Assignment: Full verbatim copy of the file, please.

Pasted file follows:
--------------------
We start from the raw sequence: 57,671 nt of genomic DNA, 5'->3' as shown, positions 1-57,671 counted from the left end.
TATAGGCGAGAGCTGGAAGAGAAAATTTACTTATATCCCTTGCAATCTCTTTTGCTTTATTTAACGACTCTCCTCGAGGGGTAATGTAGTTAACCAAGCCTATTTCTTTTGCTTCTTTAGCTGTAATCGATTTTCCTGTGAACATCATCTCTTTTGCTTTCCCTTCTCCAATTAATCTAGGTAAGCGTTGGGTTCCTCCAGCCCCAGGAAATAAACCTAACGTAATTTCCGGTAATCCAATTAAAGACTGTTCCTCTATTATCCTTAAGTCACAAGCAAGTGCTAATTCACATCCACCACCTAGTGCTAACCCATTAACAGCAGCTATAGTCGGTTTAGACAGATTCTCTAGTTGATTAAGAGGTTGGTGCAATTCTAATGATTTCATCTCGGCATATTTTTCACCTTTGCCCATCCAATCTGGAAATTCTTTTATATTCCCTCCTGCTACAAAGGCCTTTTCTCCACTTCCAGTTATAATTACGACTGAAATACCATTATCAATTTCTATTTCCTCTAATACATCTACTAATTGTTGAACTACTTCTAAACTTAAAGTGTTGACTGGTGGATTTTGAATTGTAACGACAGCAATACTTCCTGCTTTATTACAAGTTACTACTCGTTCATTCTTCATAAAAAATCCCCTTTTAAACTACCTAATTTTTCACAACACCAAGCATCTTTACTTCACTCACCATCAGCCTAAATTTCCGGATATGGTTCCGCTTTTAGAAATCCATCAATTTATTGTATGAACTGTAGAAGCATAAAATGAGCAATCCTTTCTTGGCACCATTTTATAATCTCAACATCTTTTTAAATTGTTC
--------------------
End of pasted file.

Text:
We start from the raw sequence: 57,671 nt of genomic DNA, 5'->3' as shown, positions 1-57,671 counted from the left end.
TATAGGCGAGAGCTGGAAGAGAAAATTTACTTATATCCCTTGCAATCTCTTTTGCTTTATTTAACGACTCTCCTCGAGGGGTAATGTAGTTAACCAAGCCTATTTCTTTTGCTTCTTTAGCTGTAATCGATTTTCCTGTGAACATCATCTCTTTTGCTTTCCCTTCTCCAATTAATCTAGGTAAGCGTTGGGTTCCTCCAGCCCCAGGAAATAAACCTAACGTAATTTCCGGTAATCCAATTAAAGACTGTTCCTCTATTATCCTTAAGTCACAAGCAAGTGCTAATTCACATCCACCACCTAGTGCTAACCCATTAACAGCAGCTATAGTCGGTTTAGACAGATTCTCTAGTTGATTAAGAGGTTGGTGCAATTCTAATGATTTCATCTCGGCATATTTTTCACCTTTGCCCATCCAATCTGGAAATTCTTTTATATTCCCTCCTGCTACAAAGGCCTTTTCTCCACTTCCAGTTATAATTACGACTGAAATACCATTATCAATTTCTATTTCCTCTAATACATCTACTAATTGTTGAACTACTTCTAAACTTAAAGTGTTGACTGGTGGATTTTGAATTGTAACGACAGCAATACTTCCTGCTTTATTACAAGTTACTACTCGTTCATTCTTCATAAAAAATCCCCTTTTAAACTACCTAATTTTTCACAACACCAAGCATCTTTACTTCACTCACCATCAGCCTAAATTTCCGGATATGGTTCCGCTTTTAGAAATCCATCAATTTATTGTATGAACTGTAGAAGCATAAAATGAGCAATCCTTTCTTGGCACCATTTTATAATCTCAACATCTTTTTAAATTGTTC